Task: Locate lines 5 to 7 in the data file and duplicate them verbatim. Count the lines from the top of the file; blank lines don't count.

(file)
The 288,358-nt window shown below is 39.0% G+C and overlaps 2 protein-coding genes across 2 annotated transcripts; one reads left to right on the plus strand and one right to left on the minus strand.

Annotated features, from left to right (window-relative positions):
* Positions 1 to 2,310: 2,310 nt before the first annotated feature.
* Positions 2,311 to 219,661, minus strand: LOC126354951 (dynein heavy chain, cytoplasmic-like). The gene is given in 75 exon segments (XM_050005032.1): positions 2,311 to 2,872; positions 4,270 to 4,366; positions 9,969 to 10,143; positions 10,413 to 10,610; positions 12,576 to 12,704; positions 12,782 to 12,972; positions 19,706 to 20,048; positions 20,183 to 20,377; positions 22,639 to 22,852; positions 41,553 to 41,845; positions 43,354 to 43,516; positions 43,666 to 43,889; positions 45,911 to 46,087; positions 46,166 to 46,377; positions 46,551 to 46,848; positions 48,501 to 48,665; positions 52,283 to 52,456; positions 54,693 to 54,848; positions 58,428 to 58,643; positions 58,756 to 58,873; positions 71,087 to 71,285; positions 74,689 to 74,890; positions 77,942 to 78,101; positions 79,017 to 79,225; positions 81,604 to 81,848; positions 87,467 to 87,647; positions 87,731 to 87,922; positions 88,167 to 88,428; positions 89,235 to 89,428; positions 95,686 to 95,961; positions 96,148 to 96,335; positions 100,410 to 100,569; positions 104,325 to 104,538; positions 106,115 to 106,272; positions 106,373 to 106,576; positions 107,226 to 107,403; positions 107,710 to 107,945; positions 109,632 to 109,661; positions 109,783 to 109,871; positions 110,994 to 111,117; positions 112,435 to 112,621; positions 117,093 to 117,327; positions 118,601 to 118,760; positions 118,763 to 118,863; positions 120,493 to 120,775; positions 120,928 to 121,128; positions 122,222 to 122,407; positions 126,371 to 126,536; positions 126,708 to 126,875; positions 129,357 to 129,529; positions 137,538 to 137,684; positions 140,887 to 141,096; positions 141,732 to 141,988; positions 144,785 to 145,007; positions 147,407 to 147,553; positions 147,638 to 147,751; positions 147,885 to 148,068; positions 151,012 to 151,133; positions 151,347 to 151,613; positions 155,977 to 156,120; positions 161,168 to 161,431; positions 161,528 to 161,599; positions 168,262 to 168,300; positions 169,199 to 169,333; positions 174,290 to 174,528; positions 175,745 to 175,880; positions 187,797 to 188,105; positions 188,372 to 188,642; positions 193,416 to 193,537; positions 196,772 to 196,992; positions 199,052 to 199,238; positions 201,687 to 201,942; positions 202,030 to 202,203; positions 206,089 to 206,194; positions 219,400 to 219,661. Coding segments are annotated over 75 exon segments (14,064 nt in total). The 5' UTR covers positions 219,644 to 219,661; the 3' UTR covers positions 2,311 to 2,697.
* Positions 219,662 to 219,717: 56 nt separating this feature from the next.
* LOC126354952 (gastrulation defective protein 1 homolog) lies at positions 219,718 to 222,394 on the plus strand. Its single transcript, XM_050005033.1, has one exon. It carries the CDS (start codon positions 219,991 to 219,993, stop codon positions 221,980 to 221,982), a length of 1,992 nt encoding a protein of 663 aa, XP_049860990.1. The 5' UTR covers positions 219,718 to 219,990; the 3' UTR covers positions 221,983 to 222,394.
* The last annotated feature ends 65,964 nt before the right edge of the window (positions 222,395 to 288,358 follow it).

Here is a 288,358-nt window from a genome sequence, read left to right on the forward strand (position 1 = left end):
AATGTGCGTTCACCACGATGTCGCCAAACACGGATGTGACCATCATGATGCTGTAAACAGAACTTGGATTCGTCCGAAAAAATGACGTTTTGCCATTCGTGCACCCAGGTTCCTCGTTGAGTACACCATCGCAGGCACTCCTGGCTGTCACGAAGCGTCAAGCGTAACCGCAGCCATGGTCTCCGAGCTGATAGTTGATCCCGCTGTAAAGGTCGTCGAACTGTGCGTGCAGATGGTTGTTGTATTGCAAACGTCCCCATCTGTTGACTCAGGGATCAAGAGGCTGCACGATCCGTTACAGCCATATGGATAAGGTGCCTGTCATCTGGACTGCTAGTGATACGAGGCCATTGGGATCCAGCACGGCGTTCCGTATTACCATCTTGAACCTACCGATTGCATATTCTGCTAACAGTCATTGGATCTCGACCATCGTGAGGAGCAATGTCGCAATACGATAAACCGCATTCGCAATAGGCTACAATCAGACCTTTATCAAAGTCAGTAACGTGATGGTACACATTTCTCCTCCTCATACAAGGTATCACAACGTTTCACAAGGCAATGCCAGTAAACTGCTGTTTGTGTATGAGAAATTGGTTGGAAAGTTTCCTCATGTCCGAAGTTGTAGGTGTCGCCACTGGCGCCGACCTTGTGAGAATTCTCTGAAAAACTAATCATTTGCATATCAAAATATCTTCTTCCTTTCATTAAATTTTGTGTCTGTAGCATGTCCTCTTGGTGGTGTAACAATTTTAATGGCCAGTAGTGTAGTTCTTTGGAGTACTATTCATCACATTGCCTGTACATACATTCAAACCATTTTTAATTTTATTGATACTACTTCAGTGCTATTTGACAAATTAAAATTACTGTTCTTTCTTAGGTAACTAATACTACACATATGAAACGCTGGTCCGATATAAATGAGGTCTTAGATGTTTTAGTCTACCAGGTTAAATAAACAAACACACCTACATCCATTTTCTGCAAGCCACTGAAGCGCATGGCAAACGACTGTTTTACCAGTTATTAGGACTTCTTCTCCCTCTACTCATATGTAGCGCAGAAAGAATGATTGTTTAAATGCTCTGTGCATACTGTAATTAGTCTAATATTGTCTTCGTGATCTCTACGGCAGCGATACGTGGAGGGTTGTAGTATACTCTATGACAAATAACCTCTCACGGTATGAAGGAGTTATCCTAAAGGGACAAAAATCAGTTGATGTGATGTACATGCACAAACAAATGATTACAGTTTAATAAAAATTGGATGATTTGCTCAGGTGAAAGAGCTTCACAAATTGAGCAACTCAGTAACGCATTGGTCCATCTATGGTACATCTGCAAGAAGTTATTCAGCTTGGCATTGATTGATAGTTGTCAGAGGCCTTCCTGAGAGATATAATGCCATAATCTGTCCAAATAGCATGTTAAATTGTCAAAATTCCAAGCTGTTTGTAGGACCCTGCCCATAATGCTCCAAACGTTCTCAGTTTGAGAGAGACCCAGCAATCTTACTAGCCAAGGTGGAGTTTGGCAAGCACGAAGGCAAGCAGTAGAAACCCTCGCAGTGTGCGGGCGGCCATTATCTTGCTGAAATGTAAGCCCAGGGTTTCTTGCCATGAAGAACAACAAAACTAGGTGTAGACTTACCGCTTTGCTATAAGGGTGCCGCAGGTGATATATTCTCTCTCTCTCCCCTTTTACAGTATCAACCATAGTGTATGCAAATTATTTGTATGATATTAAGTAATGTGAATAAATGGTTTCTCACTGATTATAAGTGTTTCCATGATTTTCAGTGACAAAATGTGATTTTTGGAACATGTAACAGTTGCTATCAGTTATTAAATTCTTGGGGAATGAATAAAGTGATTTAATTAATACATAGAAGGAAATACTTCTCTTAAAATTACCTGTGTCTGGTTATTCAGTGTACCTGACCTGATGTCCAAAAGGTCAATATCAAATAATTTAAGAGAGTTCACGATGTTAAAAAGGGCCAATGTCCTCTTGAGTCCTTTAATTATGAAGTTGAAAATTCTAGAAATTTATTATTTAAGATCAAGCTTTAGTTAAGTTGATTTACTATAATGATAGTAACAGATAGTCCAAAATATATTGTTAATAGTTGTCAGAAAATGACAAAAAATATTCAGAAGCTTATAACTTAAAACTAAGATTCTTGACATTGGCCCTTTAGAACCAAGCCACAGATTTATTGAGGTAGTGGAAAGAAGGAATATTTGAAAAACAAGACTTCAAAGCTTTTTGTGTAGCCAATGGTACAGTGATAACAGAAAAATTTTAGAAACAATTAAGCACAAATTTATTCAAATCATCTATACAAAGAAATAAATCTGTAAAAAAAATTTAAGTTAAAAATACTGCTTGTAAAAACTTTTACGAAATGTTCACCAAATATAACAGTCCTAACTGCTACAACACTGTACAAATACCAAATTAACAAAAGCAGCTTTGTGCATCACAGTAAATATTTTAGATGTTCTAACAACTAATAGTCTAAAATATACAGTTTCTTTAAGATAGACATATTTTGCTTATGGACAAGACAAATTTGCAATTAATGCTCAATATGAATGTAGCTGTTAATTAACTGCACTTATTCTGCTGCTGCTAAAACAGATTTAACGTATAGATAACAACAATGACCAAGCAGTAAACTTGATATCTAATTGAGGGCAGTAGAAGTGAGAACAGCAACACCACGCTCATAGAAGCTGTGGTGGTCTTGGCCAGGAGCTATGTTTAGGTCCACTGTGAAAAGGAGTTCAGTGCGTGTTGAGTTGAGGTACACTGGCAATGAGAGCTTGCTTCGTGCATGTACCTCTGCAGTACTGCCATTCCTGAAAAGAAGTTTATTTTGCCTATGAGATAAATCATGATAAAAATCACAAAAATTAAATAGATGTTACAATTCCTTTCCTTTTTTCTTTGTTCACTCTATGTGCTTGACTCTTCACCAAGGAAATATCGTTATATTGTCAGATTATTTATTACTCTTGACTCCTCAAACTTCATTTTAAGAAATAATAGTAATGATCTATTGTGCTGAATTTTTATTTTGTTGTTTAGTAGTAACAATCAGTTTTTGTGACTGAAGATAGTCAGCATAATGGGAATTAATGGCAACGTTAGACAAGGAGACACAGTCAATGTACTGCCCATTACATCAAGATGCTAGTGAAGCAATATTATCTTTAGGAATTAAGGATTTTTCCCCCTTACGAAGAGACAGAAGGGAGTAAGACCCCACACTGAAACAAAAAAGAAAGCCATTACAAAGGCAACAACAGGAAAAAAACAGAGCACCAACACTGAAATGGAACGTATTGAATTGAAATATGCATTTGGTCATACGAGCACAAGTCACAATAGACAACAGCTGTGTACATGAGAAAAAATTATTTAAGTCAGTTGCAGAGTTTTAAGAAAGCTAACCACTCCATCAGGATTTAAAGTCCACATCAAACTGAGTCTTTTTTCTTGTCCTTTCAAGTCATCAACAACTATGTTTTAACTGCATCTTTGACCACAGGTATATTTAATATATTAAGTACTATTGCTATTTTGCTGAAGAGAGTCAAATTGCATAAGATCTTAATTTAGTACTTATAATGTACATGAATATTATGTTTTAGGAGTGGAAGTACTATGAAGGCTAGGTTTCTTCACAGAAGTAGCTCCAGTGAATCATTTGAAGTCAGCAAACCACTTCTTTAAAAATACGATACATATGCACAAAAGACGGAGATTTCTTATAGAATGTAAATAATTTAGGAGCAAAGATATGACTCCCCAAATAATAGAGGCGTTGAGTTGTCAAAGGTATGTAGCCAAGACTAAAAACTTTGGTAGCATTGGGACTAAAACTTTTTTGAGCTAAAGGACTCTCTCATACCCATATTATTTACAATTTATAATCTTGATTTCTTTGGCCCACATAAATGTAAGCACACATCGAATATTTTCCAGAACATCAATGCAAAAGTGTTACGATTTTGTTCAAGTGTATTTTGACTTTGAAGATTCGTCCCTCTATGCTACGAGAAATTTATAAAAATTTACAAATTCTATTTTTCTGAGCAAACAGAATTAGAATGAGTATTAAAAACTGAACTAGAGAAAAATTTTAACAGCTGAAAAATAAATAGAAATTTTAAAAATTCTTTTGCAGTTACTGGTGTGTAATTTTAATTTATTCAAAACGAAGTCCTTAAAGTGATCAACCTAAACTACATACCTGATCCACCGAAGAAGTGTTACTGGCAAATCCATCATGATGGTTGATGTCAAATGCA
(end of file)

* Positions 219,662 to 219,717: 56 nt separating this feature from the next.
* LOC126354952 (gastrulation defective protein 1 homolog) lies at positions 219,718 to 222,394 on the plus strand. Its single transcript, XM_050005033.1, has one exon. It carries the CDS (start codon positions 219,991 to 219,993, stop codon positions 221,980 to 221,982), a length of 1,992 nt encoding a protein of 663 aa, XP_049860990.1. The 5' UTR covers positions 219,718 to 219,990; the 3' UTR covers positions 221,983 to 222,394.
* The last annotated feature ends 65,964 nt before the right edge of the window (positions 222,395 to 288,358 follow it).